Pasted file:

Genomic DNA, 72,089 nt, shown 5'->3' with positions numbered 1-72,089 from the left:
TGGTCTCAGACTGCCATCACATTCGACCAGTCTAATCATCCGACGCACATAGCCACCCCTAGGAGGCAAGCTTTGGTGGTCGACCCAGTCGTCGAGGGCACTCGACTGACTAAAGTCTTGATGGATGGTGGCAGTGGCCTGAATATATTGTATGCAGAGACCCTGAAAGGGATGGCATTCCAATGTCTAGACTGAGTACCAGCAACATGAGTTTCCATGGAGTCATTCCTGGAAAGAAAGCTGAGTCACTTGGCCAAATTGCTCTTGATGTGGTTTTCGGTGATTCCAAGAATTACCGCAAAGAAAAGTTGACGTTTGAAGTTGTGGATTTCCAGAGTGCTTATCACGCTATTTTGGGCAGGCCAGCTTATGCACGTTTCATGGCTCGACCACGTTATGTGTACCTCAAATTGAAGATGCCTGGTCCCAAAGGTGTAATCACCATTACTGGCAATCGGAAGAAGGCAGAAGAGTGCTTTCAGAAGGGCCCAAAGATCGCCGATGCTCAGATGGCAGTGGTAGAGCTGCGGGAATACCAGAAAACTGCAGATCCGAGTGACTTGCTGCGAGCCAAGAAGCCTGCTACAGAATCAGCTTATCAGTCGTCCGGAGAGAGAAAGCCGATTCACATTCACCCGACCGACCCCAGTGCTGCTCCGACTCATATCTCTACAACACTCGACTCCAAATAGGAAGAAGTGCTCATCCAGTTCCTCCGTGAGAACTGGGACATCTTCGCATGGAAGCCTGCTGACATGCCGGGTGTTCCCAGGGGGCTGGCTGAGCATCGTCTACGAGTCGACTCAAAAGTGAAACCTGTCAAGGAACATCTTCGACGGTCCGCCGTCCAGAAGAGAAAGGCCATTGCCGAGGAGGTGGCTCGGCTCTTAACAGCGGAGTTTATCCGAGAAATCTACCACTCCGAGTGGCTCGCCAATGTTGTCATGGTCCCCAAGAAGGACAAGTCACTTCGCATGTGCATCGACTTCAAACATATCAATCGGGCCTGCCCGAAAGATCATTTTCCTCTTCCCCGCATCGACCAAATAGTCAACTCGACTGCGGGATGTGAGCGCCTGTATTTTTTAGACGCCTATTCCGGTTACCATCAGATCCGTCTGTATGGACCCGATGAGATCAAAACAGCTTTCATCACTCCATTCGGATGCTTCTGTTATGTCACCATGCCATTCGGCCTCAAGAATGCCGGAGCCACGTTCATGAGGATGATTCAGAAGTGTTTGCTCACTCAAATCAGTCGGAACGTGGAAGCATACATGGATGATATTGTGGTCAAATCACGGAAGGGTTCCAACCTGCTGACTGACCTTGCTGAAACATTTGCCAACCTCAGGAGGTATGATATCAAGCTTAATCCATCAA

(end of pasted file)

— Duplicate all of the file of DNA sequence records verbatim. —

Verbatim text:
Genomic DNA, 72,089 nt, shown 5'->3' with positions numbered 1-72,089 from the left:
TGGTCTCAGACTGCCATCACATTCGACCAGTCTAATCATCCGACGCACATAGCCACCCCTAGGAGGCAAGCTTTGGTGGTCGACCCAGTCGTCGAGGGCACTCGACTGACTAAAGTCTTGATGGATGGTGGCAGTGGCCTGAATATATTGTATGCAGAGACCCTGAAAGGGATGGCATTCCAATGTCTAGACTGAGTACCAGCAACATGAGTTTCCATGGAGTCATTCCTGGAAAGAAAGCTGAGTCACTTGGCCAAATTGCTCTTGATGTGGTTTTCGGTGATTCCAAGAATTACCGCAAAGAAAAGTTGACGTTTGAAGTTGTGGATTTCCAGAGTGCTTATCACGCTATTTTGGGCAGGCCAGCTTATGCACGTTTCATGGCTCGACCACGTTATGTGTACCTCAAATTGAAGATGCCTGGTCCCAAAGGTGTAATCACCATTACTGGCAATCGGAAGAAGGCAGAAGAGTGCTTTCAGAAGGGCCCAAAGATCGCCGATGCTCAGATGGCAGTGGTAGAGCTGCGGGAATACCAGAAAACTGCAGATCCGAGTGACTTGCTGCGAGCCAAGAAGCCTGCTACAGAATCAGCTTATCAGTCGTCCGGAGAGAGAAAGCCGATTCACATTCACCCGACCGACCCCAGTGCTGCTCCGACTCATATCTCTACAACACTCGACTCCAAATAGGAAGAAGTGCTCATCCAGTTCCTCCGTGAGAACTGGGACATCTTCGCATGGAAGCCTGCTGACATGCCGGGTGTTCCCAGGGGGCTGGCTGAGCATCGTCTACGAGTCGACTCAAAAGTGAAACCTGTCAAGGAACATCTTCGACGGTCCGCCGTCCAGAAGAGAAAGGCCATTGCCGAGGAGGTGGCTCGGCTCTTAACAGCGGAGTTTATCCGAGAAATCTACCACTCCGAGTGGCTCGCCAATGTTGTCATGGTCCCCAAGAAGGACAAGTCACTTCGCATGTGCATCGACTTCAAACATATCAATCGGGCCTGCCCGAAAGATCATTTTCCTCTTCCCCGCATCGACCAAATAGTCAACTCGACTGCGGGATGTGAGCGCCTGTATTTTTTAGACGCCTATTCCGGTTACCATCAGATCCGTCTGTATGGACCCGATGAGATCAAAACAGCTTTCATCACTCCATTCGGATGCTTCTGTTATGTCACCATGCCATTCGGCCTCAAGAATGCCGGAGCCACGTTCATGAGGATGATTCAGAAGTGTTTGCTCACTCAAATCAGTCGGAACGTGGAAGCATACATGGATGATATTGTGGTCAAATCACGGAAGGGTTCCAACCTGCTGACTGACCTTGCTGAAACATTTGCCAACCTCAGGAGGTATGATATCAAGCTTAATCCATCAA